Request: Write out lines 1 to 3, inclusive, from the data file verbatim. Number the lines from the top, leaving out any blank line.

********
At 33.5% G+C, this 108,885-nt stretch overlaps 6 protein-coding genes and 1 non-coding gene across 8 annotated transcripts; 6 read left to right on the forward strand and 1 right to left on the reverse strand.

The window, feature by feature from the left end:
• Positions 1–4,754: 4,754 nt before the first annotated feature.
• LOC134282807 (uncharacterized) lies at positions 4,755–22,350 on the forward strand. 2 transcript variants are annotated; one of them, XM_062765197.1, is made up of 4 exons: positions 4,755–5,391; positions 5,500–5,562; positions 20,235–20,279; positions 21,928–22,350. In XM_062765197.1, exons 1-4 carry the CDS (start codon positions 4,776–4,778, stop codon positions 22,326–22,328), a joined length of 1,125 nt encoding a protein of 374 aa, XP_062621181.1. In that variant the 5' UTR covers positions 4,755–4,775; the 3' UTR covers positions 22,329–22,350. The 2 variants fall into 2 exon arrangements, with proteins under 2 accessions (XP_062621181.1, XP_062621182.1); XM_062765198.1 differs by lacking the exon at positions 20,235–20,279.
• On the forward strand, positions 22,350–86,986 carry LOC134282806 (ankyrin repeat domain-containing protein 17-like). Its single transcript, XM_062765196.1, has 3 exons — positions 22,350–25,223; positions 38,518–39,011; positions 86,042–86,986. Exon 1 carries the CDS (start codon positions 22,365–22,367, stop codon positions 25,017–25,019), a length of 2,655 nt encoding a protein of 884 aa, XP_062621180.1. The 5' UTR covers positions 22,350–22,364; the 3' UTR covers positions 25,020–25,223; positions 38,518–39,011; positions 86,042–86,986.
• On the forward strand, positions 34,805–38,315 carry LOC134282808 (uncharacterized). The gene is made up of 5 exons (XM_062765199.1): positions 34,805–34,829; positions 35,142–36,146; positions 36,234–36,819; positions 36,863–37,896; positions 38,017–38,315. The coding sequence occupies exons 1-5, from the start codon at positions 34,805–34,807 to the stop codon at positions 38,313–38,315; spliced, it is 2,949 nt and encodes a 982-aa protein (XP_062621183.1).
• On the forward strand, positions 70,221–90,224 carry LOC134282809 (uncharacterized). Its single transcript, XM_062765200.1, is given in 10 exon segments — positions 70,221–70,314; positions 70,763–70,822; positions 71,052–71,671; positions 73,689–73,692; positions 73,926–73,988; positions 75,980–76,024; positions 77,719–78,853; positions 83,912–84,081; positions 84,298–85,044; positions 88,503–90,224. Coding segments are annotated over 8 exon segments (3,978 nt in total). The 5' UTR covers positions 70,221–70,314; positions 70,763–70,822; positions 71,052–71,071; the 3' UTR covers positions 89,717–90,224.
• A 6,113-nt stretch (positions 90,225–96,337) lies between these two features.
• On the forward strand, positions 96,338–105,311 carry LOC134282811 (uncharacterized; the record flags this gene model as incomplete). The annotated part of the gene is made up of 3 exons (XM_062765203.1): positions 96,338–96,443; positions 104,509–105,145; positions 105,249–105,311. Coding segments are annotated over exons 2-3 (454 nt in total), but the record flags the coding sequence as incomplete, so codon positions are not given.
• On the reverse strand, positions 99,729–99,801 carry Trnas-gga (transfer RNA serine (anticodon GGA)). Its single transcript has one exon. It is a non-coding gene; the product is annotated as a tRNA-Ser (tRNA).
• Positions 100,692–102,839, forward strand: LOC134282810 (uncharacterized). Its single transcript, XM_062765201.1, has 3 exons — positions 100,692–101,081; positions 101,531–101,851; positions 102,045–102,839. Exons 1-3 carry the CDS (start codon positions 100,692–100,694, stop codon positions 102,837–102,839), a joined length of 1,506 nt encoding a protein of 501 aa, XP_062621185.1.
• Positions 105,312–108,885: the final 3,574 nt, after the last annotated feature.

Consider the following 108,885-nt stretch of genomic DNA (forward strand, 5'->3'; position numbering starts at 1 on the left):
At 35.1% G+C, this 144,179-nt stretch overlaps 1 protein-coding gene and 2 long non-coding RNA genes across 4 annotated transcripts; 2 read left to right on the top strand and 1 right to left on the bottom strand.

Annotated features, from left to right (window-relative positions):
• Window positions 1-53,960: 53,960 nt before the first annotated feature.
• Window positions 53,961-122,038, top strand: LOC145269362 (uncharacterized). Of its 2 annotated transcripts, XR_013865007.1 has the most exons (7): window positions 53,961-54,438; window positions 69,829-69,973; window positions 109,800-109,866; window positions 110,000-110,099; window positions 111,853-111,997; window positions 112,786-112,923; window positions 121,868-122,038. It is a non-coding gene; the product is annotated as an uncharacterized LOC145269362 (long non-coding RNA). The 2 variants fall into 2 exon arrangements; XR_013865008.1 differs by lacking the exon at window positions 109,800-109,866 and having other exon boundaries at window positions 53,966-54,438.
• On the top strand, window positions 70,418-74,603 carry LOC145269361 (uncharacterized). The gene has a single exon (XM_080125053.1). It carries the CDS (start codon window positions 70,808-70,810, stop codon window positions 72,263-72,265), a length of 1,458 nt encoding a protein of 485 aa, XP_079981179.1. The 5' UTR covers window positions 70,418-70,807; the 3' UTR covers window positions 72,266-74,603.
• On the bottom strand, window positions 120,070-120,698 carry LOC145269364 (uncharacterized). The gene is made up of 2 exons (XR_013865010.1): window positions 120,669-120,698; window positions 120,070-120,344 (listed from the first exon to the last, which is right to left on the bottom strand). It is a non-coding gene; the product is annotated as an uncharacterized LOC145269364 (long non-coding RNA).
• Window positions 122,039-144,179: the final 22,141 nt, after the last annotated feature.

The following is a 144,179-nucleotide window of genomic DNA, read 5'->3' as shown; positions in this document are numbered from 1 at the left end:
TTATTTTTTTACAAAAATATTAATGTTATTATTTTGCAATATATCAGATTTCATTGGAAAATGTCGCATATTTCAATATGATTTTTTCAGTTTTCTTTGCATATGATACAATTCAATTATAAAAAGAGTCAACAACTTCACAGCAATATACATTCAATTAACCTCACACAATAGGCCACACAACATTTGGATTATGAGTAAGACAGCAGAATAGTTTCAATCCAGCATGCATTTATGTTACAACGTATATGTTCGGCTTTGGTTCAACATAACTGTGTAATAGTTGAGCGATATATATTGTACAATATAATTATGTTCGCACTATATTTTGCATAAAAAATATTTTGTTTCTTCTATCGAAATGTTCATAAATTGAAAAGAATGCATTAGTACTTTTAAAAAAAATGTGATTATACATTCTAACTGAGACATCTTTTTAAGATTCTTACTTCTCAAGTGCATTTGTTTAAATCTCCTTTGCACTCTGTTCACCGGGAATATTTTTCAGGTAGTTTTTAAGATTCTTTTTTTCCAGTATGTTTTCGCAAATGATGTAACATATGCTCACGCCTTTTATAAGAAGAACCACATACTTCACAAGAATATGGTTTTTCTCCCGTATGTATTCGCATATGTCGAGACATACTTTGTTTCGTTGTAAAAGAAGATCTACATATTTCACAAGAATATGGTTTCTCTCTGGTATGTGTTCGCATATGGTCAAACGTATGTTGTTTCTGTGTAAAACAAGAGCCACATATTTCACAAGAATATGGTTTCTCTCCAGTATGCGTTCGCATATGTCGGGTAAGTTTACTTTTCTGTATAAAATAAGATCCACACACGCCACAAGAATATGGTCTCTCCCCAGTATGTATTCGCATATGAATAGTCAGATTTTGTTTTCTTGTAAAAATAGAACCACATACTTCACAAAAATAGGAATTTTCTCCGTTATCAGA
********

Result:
At 33.5% G+C, this 108,885-nt stretch overlaps 6 protein-coding genes and 1 non-coding gene across 8 annotated transcripts; 6 read left to right on the forward strand and 1 right to left on the reverse strand.

The window, feature by feature from the left end:
• Positions 1–4,754: 4,754 nt before the first annotated feature.